The Spanish-American War Books
Description: Cuban poet, philosopher, and freedom fighter José Martí wrote essays about his homeland, his mixed heritage, American democracy, racial injustices, and his day-to-day observations while serving in the Cuban war for independence. Although Martí died before the Spanish-American War, his essays offer some clues as to the outcome of the conflict.
Description: Upon completing this work in 1887, Jose Rizal described Noli Me Tangere to a friend: "The Novel is the first impartial and bold account of the life of the tagalogs. The Filipinos will find in it the history of the last ten years." His gripping and controversial tale of Spanish colonial injustice awakened national consciousness among Filipinos and contributed to the rise of the Filipino independence movement.
Description: In this memoir, Theodore Roosevelt chronicles the recruitment, training, and frontline experiences of the Rough Rider Regiment, a volunteer cavalry comprised of men from all walks of life, including Harvard graduates, farmers, American Indians, ex-Confederate soldiers, and African-Americans. Roosevelt's account has served as one of the key primary texts used by American historians to describe "the splendid little war."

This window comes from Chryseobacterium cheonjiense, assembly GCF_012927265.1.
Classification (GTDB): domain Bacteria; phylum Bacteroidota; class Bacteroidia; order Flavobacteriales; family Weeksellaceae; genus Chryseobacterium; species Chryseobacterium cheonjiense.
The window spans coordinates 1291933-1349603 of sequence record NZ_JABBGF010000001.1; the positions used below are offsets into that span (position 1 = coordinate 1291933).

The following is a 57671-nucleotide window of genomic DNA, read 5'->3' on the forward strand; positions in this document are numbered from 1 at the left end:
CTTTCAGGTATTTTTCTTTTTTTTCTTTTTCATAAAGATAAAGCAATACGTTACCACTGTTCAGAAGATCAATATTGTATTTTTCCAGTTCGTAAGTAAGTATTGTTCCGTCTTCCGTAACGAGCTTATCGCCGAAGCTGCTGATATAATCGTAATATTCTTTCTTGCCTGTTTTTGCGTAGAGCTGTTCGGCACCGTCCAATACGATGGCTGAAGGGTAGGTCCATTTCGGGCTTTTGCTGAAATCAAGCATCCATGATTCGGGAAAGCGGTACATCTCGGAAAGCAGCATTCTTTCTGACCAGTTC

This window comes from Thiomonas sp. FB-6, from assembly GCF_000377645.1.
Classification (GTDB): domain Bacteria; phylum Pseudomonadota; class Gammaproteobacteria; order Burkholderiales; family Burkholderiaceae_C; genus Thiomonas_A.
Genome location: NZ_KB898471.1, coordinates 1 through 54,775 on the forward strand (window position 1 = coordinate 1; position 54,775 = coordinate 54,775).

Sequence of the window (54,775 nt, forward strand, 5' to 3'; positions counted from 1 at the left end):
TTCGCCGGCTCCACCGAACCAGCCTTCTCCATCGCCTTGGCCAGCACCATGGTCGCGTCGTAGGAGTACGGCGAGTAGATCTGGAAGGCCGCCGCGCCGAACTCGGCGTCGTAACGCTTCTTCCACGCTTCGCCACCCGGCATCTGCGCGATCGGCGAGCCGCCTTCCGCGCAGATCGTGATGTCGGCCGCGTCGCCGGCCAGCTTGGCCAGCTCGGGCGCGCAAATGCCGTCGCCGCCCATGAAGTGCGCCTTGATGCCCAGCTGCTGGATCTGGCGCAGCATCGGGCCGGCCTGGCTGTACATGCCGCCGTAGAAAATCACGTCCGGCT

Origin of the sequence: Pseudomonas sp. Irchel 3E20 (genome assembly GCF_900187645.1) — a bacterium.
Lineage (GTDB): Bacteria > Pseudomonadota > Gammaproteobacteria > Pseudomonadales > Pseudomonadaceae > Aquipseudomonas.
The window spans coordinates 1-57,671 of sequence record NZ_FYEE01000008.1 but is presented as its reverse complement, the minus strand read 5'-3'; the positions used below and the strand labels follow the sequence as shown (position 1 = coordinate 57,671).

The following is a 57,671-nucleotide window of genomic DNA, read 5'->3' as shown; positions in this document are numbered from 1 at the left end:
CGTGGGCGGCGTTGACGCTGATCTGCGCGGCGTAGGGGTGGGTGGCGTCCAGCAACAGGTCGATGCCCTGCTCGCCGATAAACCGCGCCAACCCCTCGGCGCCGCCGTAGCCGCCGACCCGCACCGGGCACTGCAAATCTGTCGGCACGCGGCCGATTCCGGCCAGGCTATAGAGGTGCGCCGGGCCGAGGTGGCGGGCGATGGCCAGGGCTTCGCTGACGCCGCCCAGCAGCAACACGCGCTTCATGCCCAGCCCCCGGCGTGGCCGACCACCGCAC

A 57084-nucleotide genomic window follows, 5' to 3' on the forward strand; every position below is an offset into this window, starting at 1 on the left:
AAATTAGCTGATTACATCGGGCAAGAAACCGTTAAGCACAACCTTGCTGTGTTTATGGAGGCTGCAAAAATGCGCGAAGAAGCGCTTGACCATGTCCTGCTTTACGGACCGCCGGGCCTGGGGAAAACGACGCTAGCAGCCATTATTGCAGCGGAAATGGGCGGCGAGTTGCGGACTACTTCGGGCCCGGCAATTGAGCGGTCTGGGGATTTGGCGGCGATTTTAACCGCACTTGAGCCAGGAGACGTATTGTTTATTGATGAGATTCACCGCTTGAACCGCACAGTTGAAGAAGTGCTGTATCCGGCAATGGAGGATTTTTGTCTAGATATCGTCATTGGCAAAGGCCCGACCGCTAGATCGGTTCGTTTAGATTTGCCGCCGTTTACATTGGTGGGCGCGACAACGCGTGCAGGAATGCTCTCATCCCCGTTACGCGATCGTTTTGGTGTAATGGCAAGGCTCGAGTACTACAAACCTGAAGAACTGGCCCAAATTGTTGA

Description: Throughout the course of the Spanish-American War, African-American soldiers wrote home to describe their experiences and to tell of their accomplishments on the battlefield. Many sought to refute accusations made by Theodore Roosevelt regarding their competence as fighters, and to prove that black soldiers were "among the bravest and most trustworthy of this land."
Description: Cuban historian Louis Pérez explains the ways in which American politicians and historians have erased Cubans from the Spanish-American War. A provocative—and highly readable!—book that will inspire you to dig deeply into the familiar narratives of history.
Description: American historian Walter LaFeber seeks to prove that the Spanish-American War was hardly an accident or an absent-minded adventure. Instead, he argues, American elites believed war would bring economic relief and, more importantly, launch the U.S. as a world power.